This session explored key areas of national alignment in the implementation of evidence-based and emerging cancer screening activities. Moreover, the information gathered during this Issue Hub is critical to the future conversations and decision-making of the National Consortium. 

    The panel for this Issue Hub reflected the level of thought-leaders and influential voices we hope to continue gathering around our virtual table. Panelists included:        

    • Keysha Brooks-Coley, MA – vice president, Federal Advocacy and Strategic Alliances, ACS CAN
    • Timothy Mullet, MD, FACS – chair, Commission on Cancer of the American College of Surgeons
    • Lisa Richardson, MD, MPH – director, Division of Cancer Prevention and Control, National Center for Chronic Disease Prevention and Health Promotion, CDC
    • Robert Smith, PhD – senior vice president, Cancer Screening, ACS
    • John Williams, MD, FACS – chair, President’s Cancer Panel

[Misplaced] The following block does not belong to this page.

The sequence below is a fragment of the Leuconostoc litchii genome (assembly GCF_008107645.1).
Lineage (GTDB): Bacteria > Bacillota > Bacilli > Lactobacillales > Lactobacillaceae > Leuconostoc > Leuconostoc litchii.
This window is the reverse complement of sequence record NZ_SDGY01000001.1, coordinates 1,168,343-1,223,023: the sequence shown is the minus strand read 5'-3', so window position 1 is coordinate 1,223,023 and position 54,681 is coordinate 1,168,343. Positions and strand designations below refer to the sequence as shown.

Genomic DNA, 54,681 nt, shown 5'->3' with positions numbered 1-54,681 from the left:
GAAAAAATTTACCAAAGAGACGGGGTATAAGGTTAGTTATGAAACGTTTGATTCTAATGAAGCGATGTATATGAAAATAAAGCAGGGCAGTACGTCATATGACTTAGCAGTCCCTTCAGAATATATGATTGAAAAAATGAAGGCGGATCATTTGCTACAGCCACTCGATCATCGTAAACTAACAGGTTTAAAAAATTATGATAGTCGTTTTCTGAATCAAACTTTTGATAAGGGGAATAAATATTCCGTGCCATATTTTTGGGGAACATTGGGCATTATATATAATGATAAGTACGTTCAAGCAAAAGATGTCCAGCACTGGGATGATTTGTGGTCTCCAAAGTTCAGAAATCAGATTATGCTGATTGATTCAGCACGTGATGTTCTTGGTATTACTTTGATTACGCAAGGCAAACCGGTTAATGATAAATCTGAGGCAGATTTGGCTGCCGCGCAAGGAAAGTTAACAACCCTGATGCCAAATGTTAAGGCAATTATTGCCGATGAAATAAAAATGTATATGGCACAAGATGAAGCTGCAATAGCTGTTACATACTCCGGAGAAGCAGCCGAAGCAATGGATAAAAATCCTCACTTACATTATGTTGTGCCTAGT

• Discussion Lead: Rich Wender, MD –  chair, Family Medicine and Community Health University of Pennsylvania; chair, National Colorectal Cancer Roundtable

    Throughout the 90-minute session, panelists shared their best thinking on:

    • The factors, big and small, that prevent us from seeing the outcomes we want to see in cancer screening and care.
    • How to accelerate adoption of proven cancer screening and care activities to reach our desired outcomes.
    • The innovations or opportunities necessitated by the pandemic that we could leverage to expand our capacity in cancer screening and care.

    Attendees were invited to engage via virtual meeting tools, including live polling and idea boards. 

    The National Consortium’s next Issue Hubs are tentatively scheduled for August and November. Panelists will rotate so that stakeholders around the country can listen to, learn from, and ideate with a variety of public health leaders, researchers, clinicians, and other thought leaders.  

    Early survey results indicate an appetite for participation on these events: